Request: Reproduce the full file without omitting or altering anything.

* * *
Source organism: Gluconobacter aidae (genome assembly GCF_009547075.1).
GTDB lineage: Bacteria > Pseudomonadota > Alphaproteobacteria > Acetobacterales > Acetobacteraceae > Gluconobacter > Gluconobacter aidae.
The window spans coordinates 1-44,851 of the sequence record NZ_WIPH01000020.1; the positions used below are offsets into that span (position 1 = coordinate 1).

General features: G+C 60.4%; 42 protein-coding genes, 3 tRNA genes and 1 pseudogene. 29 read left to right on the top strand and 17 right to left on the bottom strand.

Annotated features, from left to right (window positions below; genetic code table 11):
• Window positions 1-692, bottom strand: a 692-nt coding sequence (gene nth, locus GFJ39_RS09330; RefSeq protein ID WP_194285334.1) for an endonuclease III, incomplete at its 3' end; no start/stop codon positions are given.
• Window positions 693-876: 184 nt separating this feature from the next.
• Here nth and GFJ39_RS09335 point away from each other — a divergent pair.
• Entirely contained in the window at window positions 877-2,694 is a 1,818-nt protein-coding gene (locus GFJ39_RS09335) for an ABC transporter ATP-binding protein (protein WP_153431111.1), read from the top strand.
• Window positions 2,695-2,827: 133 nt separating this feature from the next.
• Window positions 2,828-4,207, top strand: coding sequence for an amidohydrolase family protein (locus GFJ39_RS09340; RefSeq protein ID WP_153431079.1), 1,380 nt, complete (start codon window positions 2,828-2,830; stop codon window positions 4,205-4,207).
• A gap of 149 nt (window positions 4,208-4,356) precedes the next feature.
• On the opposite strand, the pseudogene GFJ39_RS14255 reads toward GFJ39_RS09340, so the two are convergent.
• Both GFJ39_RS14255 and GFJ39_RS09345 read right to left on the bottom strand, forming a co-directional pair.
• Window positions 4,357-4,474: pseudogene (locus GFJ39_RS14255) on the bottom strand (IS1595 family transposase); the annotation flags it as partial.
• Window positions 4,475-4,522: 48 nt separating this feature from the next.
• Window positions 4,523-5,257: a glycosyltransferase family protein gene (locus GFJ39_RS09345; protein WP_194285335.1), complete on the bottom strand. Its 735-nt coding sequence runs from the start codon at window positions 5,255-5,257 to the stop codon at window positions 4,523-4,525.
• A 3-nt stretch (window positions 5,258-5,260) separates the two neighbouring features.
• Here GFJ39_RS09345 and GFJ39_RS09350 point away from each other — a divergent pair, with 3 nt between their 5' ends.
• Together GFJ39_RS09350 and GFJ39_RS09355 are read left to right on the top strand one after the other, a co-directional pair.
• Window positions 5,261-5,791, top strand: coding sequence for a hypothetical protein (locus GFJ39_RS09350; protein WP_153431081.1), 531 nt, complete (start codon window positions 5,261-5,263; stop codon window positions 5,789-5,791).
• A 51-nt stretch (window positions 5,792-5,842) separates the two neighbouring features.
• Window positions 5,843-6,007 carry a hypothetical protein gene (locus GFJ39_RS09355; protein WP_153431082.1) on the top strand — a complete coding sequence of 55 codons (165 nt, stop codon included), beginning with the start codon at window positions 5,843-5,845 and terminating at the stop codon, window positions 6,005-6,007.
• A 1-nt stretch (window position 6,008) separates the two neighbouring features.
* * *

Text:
Source organism: Gluconobacter aidae (genome assembly GCF_009547075.1).
GTDB lineage: Bacteria > Pseudomonadota > Alphaproteobacteria > Acetobacterales > Acetobacteraceae > Gluconobacter > Gluconobacter aidae.
The window spans coordinates 1-44,851 of the sequence record NZ_WIPH01000020.1; the positions used below are offsets into that span (position 1 = coordinate 1).

General features: G+C 60.4%; 42 protein-coding genes, 3 tRNA genes and 1 pseudogene. 29 read left to right on the top strand and 17 right to left on the bottom strand.

Annotated features, from left to right (window positions below; genetic code table 11):
• Window positions 1-692, bottom strand: a 692-nt coding sequence (gene nth, locus GFJ39_RS09330; RefSeq protein ID WP_194285334.1) for an endonuclease III, incomplete at its 3' end; no start/stop codon positions are given.
• Window positions 693-876: 184 nt separating this feature from the next.
• Here nth and GFJ39_RS09335 point away from each other — a divergent pair.
• Entirely contained in the window at window positions 877-2,694 is a 1,818-nt protein-coding gene (locus GFJ39_RS09335) for an ABC transporter ATP-binding protein (protein WP_153431111.1), read from the top strand.
• Window positions 2,695-2,827: 133 nt separating this feature from the next.
• Window positions 2,828-4,207, top strand: coding sequence for an amidohydrolase family protein (locus GFJ39_RS09340; RefSeq protein ID WP_153431079.1), 1,380 nt, complete (start codon window positions 2,828-2,830; stop codon window positions 4,205-4,207).
• A gap of 149 nt (window positions 4,208-4,356) precedes the next feature.
• On the opposite strand, the pseudogene GFJ39_RS14255 reads toward GFJ39_RS09340, so the two are convergent.
• Both GFJ39_RS14255 and GFJ39_RS09345 read right to left on the bottom strand, forming a co-directional pair.
• Window positions 4,357-4,474: pseudogene (locus GFJ39_RS14255) on the bottom strand (IS1595 family transposase); the annotation flags it as partial.
• Window positions 4,475-4,522: 48 nt separating this feature from the next.
• Window positions 4,523-5,257: a glycosyltransferase family protein gene (locus GFJ39_RS09345; protein WP_194285335.1), complete on the bottom strand. Its 735-nt coding sequence runs from the start codon at window positions 5,255-5,257 to the stop codon at window positions 4,523-4,525.
• A 3-nt stretch (window positions 5,258-5,260) separates the two neighbouring features.
• Here GFJ39_RS09345 and GFJ39_RS09350 point away from each other — a divergent pair, with 3 nt between their 5' ends.
• Together GFJ39_RS09350 and GFJ39_RS09355 are read left to right on the top strand one after the other, a co-directional pair.
• Window positions 5,261-5,791, top strand: coding sequence for a hypothetical protein (locus GFJ39_RS09350; protein WP_153431081.1), 531 nt, complete (start codon window positions 5,261-5,263; stop codon window positions 5,789-5,791).
• A 51-nt stretch (window positions 5,792-5,842) separates the two neighbouring features.
• Window positions 5,843-6,007 carry a hypothetical protein gene (locus GFJ39_RS09355; protein WP_153431082.1) on the top strand — a complete coding sequence of 55 codons (165 nt, stop codon included), beginning with the start codon at window positions 5,843-5,845 and terminating at the stop codon, window positions 6,005-6,007.
• A 1-nt stretch (window position 6,008) separates the two neighbouring features.